When I was a teenager, my best friend invited me to

sing Christmas carols with her church youth group.

The youth group's minister had a list of shut-ins and our mission that night was to stop in front of as many houses as possible, and belt out Jingle Bells, Silent Night and a few other favorites before movingon. To me, it was an opportunity to have a night out with my friends, dress in my coolest clothes and have hot chocolate together when it was over. It wasn't going to take a whole lot of effort on my part. It didn't cost anything to bring them a song or two. And the reward would be hanging out with my friends once we got the singing out of the way.

Or so I thought - before we began.

I didn''t really know what a shut-in was. I guessed

that they were old people who couldn't get around too

well any more, so people went to them. Like we were


Once we were all together, we began walking up the

street to the first house. We were a chatty group and

I remember us being shushed quite a few times.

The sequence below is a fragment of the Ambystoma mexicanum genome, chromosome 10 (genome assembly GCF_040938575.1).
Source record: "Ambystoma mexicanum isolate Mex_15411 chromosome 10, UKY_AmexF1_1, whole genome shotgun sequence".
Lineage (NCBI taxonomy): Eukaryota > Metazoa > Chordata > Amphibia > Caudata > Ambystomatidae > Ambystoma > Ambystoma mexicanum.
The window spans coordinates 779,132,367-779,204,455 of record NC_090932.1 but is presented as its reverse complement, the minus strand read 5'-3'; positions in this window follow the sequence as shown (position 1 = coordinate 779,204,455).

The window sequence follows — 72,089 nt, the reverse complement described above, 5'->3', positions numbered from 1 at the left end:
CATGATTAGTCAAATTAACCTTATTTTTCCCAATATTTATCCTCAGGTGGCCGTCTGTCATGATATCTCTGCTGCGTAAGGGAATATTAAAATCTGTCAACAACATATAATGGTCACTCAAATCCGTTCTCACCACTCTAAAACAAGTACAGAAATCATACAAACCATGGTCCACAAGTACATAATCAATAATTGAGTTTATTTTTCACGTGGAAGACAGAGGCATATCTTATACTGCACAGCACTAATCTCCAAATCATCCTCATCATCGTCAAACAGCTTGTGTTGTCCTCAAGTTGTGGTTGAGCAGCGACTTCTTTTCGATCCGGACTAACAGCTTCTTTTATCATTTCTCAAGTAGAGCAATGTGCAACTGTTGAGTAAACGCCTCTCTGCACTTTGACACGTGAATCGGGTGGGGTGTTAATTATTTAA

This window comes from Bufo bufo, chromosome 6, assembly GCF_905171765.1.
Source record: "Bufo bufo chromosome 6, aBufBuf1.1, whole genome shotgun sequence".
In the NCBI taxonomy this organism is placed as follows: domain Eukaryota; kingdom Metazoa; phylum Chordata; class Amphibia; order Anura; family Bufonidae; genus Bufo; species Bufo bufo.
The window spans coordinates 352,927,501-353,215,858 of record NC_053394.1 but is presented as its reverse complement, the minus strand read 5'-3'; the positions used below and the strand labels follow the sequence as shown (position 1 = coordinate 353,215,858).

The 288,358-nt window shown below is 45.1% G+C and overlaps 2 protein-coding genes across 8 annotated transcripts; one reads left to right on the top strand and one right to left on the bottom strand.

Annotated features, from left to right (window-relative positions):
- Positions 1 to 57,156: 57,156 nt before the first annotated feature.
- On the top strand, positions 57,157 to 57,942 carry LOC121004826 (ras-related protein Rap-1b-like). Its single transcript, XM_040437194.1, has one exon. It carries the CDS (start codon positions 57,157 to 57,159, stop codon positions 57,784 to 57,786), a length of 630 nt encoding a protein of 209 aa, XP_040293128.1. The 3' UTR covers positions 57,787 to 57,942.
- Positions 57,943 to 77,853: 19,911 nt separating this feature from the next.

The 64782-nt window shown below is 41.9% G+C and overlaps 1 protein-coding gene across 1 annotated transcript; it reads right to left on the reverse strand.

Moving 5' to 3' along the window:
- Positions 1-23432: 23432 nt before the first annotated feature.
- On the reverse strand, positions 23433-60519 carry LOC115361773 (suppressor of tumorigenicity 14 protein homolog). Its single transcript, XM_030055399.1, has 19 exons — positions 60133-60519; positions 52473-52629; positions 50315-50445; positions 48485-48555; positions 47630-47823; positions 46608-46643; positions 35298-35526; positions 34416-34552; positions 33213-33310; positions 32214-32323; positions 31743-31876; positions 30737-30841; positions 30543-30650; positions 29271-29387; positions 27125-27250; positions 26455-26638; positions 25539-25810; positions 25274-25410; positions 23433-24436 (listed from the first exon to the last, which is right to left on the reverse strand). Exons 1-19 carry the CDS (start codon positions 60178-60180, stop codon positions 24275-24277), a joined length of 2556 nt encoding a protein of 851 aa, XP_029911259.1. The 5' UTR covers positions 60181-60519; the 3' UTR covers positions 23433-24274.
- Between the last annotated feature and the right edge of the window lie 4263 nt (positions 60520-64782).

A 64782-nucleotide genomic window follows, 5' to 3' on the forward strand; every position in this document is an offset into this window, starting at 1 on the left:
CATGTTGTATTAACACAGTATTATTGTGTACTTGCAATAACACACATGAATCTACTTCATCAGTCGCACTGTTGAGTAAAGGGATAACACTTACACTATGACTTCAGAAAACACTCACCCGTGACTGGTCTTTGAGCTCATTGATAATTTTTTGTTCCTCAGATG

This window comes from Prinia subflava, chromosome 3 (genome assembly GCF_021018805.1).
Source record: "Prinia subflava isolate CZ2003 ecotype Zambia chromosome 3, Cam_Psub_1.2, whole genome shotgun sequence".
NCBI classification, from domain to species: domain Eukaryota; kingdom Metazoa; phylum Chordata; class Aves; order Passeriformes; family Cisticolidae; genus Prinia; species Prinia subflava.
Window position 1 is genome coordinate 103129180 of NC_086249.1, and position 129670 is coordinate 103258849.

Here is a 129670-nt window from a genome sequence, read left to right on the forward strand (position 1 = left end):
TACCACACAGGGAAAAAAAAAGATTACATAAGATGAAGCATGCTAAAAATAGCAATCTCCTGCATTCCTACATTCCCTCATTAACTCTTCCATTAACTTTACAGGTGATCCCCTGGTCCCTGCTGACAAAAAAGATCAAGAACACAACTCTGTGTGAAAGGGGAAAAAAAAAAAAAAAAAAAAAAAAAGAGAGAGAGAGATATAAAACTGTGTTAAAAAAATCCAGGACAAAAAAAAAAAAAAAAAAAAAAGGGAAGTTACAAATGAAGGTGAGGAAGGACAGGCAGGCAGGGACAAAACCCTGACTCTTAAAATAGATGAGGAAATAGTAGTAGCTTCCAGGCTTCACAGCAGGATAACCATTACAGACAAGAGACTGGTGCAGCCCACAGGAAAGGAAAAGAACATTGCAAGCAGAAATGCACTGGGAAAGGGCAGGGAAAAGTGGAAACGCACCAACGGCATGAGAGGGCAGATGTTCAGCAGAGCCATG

After all, we were supposed to surprise them with our

singing, not our giggling. One of us rang the

doorbell and we stood in front of the house, waiting

for the door to open. We were at least halfway

through the first carol before a fragile old woman

managed to open the front door. To me, she looked

more than surprised; she looked stunned. I didn't

understand at first. We were there to bring joy - not

shock! Then she smiled at us with tears in her eyes

and begged us to stay while she got her husband to the door. We let fly with another carol while she made her way back to the open door with a frail old man holding her elbow. He stood by her side and listened to our renditions, smiling from ear to ear, eyes twinkling.

I can't tell you what we sang to whom that night, or

how many houses we visited before finally settling in

for the promised hot chocolate. Call it the magic of

the season, if you want. As soon as that first door

opened, I learned the truth of the old saying about it

being better to give than to receive. No gift I

received that season or any other would be worth more to me than seeing the joy in the eyes of those we

serenaded that night. I never knew that one could

give so much with so little.

As a supporter/volunteer with Adopt A Platoon, I know that by giving even just a little - a card, a letter,

or a small box of treats - you can change a soldier's

day. Please go to and be

matched with a soldier who will be away from his or

her family this holiday season. When he or she opens

what you have sent, it will be a gift just as precious

as our unexpected carols. You don't have to be there

to witness the smile. Trust me, it's there.

Linda Freed